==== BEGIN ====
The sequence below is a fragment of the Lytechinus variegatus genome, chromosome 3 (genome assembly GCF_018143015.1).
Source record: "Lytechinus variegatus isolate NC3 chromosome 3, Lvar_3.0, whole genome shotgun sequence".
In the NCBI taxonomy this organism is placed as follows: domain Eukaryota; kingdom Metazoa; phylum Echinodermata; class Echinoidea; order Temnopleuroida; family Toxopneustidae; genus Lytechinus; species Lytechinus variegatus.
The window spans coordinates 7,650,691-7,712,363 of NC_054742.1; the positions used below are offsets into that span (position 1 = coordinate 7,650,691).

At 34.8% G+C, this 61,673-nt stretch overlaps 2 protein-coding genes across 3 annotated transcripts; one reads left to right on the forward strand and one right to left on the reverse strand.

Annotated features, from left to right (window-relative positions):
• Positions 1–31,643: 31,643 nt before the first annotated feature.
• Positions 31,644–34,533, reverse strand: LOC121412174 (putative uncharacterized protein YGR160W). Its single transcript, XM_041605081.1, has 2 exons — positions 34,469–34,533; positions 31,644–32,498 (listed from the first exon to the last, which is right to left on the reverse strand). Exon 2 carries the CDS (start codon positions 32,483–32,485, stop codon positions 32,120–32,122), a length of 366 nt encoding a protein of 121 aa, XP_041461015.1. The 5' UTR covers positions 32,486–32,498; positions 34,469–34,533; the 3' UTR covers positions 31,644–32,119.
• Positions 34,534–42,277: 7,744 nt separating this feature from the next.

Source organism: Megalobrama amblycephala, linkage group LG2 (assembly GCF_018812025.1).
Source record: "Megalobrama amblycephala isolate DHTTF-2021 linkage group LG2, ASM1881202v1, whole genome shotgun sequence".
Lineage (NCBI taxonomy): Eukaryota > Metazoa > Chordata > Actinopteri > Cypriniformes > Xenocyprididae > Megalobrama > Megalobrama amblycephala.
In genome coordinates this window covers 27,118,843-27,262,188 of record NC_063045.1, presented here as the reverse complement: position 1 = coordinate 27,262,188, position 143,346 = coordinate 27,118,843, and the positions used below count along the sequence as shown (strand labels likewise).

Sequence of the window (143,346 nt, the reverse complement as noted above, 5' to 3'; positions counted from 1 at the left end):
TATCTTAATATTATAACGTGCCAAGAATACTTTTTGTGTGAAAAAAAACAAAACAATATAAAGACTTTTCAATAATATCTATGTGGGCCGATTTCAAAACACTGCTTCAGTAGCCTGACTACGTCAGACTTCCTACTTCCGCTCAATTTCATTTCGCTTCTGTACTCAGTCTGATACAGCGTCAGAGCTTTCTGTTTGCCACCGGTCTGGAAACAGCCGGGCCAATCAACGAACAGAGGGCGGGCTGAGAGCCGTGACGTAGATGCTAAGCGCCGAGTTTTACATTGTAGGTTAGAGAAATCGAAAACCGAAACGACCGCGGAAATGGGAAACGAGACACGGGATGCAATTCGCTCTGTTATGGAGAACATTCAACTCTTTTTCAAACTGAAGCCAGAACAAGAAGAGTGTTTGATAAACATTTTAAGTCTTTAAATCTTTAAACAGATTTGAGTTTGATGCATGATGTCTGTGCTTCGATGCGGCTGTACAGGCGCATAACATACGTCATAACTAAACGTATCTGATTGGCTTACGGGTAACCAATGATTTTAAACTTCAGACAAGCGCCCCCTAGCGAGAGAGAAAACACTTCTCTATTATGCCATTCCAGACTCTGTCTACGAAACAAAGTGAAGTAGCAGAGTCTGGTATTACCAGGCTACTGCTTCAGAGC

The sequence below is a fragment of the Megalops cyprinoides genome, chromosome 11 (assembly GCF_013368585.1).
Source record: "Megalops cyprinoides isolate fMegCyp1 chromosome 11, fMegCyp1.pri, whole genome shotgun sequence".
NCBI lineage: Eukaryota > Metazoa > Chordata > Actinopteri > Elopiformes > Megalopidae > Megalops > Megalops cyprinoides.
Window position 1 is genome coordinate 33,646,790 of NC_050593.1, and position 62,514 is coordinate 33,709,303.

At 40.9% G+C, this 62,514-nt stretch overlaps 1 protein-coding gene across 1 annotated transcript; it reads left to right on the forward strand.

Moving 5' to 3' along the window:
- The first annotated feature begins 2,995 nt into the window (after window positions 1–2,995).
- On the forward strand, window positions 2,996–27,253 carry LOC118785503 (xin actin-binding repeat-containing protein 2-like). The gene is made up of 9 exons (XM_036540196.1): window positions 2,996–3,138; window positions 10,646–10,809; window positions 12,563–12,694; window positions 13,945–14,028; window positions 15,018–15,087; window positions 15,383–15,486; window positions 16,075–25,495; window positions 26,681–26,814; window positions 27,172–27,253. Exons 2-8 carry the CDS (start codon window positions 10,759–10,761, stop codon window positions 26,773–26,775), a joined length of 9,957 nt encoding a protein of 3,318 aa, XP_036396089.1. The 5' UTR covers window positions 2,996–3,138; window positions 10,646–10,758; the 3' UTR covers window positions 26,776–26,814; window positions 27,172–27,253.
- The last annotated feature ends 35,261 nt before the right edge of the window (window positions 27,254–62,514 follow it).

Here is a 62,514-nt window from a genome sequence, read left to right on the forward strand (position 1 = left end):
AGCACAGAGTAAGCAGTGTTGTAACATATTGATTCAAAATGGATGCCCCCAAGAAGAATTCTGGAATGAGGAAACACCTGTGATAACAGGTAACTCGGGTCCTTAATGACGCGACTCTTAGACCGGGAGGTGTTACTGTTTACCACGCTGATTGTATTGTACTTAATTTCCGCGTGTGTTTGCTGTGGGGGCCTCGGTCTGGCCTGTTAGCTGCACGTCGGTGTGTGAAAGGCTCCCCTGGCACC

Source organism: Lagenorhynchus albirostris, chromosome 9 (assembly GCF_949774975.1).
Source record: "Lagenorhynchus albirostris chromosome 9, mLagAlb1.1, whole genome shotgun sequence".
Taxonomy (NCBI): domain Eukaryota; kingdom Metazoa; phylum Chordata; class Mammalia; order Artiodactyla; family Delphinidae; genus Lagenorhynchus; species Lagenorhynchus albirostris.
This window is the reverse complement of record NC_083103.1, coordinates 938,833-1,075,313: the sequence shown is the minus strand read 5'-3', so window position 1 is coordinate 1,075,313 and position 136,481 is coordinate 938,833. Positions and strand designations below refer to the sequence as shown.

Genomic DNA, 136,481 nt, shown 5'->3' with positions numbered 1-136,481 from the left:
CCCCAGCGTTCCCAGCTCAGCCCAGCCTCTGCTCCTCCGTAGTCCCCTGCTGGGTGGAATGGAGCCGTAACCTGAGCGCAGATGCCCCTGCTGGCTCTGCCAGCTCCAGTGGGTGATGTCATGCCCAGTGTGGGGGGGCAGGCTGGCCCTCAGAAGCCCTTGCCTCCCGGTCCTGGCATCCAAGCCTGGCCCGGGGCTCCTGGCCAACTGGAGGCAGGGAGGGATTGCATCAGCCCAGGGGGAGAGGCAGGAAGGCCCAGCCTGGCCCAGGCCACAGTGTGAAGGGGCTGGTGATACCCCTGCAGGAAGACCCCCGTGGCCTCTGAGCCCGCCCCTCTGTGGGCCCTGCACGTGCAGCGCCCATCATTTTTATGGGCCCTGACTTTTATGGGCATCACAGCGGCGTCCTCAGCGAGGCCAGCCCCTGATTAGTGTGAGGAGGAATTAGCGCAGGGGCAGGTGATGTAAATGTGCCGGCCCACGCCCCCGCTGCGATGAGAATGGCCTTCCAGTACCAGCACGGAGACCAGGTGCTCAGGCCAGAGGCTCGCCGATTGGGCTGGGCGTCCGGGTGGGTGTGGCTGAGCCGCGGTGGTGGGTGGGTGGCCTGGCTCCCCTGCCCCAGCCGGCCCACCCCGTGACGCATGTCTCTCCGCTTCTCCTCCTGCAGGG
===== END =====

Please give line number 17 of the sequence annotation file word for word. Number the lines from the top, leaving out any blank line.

Source record: "Megalops cyprinoides isolate fMegCyp1 chromosome 11, fMegCyp1.pri, whole genome shotgun sequence".